Friday, May 20, 2005

Nuclear option debate roundup, day two

I'm watching replays on C-SPAN2 from the action I missed earlier, and it's been interesting. I caught a good portion of it in the afternoon, but I went to see Star Wars: Episode Three this afternoon, and so I'm watching some of the speeches that went on during that period.

In any case, while the first day was clearly in favor of the Democrats, the second day has been more mixed. Granted, I haven't seen Robert Byrd or John Kerry yet (come to think of it, I've barely seen any Democrats today), so we'll see. I must admit, Gordon Smith (R-OR) makes a good case for his side. He sounds very calm, reasonable, and persuasive. There is one flaw with his argument, as there have been with many of the Republican arguments. And that flaw I shall now discuss.

Republicans come from the argument that history shows that judges are not filibustered, and that certain things in the Senate are not filibustered. To some extent they are right, however, Republicans filibustered a total of four judges that I know about in the past 35 years. These filibusters are on Senate record, with Senate votes to prove it. The Abe Fortas filibuster had the effect of filibustering his replacement as associate justice. That filibuster was began by Republican minority whip Robert Griffin of Michigan. That was the only filibuster for quite some time, until 1999, when Robert Smith and Bill Frist began a filibuster against Clinton district court nominee Brian Theadore Stewart. In 2000, those same men led filibusters against Clinton circuit court nominees Richard A. Paez and Marsha L. Berzon.

So, when Smith and others say that tradition guarantees up or down votes, it's not. It's not any more enshrined than the filibuster. Advise and consent simply says that. It doesn't say, hold votes on nominees in every instance. In fact, 62 Clinton nominees, through filibusters, holds, and blue slips, were denied up or down votes, in most cases did not even get a committee hearing. The very seat that Priscilla Owen has been nominated to is open simply because for five years, Republicans blocked Clinton nominees to that seat. Five years. Owen has been held up for two, and now the right wing wants to blow up the Senate.

This isn't more than crying unfair. It's hypocrisy of the rankest sort. It's moving the goalposts to suit your own needs, something that the Senate has traditionally shied away from. The minority has often been strongest in the Senate. It has been the place where we are kept from going over the edge. It was the place where Andrew Johnson was saved from conviction on trumped-up impeachment charges by one vote. It was the place where Richard Nixon's wrongdoings were exposed. It was the place where Bill Clinton was acquitted for impeachment charges that the nation strongly opposed.

For a party to establish a precedent, deny that it ever exists, and refuse to admit to establishing a precedent is dishonest. To then try and eliminate that precedent when it works against them is just as odious. I repeat from earlier comments: this battle would not be necessary if Frist hadn't eliminated the courtesies that truly have been part of the 214-year history of the Senate. Blue slips for home state nominees. Anonymous holds while Senators worked things out. The sorts of courtesies that keep things from being so publicly ugly. Frist eliminated these things in an exercise of raw power. His aide, Manuel Miranda, stole Democratic computer files, so offensively so that Orrin Hatch had him fired. Yet today, Miranda is leading the interest group fight against the filibuster, another poke in the eye to Democrats. The fact that these judges have been renominated is also a poke in the eye to Democrats.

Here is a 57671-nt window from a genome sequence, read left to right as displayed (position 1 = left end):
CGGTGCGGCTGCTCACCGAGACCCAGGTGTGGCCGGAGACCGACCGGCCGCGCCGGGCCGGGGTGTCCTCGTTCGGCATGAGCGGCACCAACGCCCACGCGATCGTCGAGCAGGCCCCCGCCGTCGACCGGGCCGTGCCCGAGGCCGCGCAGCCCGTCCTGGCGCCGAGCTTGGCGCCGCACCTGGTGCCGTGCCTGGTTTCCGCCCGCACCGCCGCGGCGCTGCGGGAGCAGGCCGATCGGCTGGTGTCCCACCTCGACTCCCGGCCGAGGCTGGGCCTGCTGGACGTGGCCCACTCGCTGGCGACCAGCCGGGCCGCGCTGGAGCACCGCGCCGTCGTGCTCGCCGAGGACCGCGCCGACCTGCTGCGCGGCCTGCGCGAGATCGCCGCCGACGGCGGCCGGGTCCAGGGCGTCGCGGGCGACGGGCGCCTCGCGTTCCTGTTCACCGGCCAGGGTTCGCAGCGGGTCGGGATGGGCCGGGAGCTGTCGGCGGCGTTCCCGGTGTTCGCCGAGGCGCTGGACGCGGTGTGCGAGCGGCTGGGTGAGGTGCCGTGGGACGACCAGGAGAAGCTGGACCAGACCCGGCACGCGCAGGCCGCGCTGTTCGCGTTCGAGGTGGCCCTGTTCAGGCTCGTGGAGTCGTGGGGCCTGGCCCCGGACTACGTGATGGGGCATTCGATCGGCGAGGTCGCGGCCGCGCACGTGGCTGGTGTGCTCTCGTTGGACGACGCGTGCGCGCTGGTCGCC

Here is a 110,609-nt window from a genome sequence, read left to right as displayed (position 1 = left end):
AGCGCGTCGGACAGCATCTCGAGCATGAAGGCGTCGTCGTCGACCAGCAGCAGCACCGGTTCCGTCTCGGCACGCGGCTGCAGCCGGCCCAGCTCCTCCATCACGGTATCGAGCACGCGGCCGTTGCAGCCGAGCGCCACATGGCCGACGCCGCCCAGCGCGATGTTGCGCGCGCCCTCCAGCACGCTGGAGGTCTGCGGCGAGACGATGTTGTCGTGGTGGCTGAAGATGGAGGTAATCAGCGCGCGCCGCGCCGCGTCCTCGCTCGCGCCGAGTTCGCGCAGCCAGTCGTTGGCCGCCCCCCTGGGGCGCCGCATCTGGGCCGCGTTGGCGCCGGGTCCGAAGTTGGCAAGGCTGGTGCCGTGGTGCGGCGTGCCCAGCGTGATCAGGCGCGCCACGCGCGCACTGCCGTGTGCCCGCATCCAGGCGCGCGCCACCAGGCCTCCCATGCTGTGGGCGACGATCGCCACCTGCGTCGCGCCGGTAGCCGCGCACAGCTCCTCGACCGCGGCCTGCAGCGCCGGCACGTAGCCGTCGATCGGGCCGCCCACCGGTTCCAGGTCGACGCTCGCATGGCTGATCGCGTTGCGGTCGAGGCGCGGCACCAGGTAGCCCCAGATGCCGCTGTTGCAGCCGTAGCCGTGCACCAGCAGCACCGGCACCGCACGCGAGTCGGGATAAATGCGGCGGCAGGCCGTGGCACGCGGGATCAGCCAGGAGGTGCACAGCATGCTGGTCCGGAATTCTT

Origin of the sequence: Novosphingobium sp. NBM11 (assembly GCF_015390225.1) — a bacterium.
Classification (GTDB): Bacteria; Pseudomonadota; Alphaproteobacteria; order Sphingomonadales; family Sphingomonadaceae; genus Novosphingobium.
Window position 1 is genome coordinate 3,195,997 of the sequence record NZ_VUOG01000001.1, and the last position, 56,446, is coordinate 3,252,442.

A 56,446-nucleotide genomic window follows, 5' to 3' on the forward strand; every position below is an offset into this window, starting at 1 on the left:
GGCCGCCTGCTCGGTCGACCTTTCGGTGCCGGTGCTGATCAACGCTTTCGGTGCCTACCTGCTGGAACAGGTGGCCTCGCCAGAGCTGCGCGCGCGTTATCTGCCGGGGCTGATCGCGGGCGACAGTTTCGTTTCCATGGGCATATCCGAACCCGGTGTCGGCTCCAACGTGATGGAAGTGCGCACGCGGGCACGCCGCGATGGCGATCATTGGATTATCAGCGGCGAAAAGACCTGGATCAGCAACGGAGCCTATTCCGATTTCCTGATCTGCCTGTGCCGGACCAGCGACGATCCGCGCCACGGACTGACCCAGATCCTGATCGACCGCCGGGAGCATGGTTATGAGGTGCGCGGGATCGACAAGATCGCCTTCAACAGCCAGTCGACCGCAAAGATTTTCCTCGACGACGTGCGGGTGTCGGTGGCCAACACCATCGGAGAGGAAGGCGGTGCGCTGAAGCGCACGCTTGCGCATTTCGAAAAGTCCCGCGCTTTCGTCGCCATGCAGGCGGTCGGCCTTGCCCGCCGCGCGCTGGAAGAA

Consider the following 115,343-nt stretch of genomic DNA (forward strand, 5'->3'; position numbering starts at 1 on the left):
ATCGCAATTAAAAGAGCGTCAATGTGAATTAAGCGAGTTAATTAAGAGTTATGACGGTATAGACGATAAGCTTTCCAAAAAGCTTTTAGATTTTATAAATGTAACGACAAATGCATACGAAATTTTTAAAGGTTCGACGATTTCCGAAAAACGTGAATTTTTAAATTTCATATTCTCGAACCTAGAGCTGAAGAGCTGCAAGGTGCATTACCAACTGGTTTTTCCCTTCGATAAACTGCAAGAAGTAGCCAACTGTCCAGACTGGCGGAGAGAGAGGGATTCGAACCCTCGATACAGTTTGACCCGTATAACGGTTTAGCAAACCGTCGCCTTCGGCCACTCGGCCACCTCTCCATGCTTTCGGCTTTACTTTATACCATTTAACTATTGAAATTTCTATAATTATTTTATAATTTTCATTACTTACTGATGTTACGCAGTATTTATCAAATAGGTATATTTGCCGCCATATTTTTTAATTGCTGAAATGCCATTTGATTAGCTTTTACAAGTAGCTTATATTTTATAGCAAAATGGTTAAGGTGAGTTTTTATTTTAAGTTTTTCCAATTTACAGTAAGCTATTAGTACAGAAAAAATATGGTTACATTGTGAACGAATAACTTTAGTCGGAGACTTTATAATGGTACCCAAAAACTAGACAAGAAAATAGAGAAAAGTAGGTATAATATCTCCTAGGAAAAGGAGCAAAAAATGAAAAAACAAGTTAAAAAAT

(Speaking of decency and courtesy, the Robert Byrd replay is focusing on that. That man, at his advanced age, still has the ability to make his voice boom when talking about history of the Senate. I'm proud to watch him there. He is quite skilled at oration and when he passes, it will be the end of an era.)

This battle has been built up by a majority of legislators. Let it be known that Democrats represent more people than Republicans do. Republicans have their power from winning less-populated states. Democrat senators hold seats that represent 148 million people, Republicans 144 million. Republicans are disproportionately represented in the Senate, but that's how the place was designed. Fair enough. However, that fact should be recognized, and the minority should be allowed a voice. It's bad enough that the House just tramples on Democrats to where they barely matter, because Tom DeLay has violated every rule in the House book on legislative guidelines. But for the Senate to degenerate like this because a Majority Leader wants absolute power is wrong. It's just plain wrong. It guarantees that the Senate does become a rubber stamp, because any majority will dominate, like it does in the House. At that point, the Congress makes itself irrelevant.

Even Trent Lott, during the Clinton trial, realized that the best thing to do was work with Tom Daschle to make sure things didn't blow up, and all sides could work without being hysterical. Lott, of course, was forced out in 2002, and a man with no appreciation of Senate history took over and tossed in the trash the very things that helped make the Senate work. In fact, most Senators on the Republican side have not served very long, and do not know what it is like to be in the minority. Most of them came right from the House, where trampling the minority is a way of life. This has created a sad situation, and one that the Senate can rectify by voting "no" to the nuclear option. Because if it passes, when Democrats take back the Senate, it will be total war, and that serves no one.


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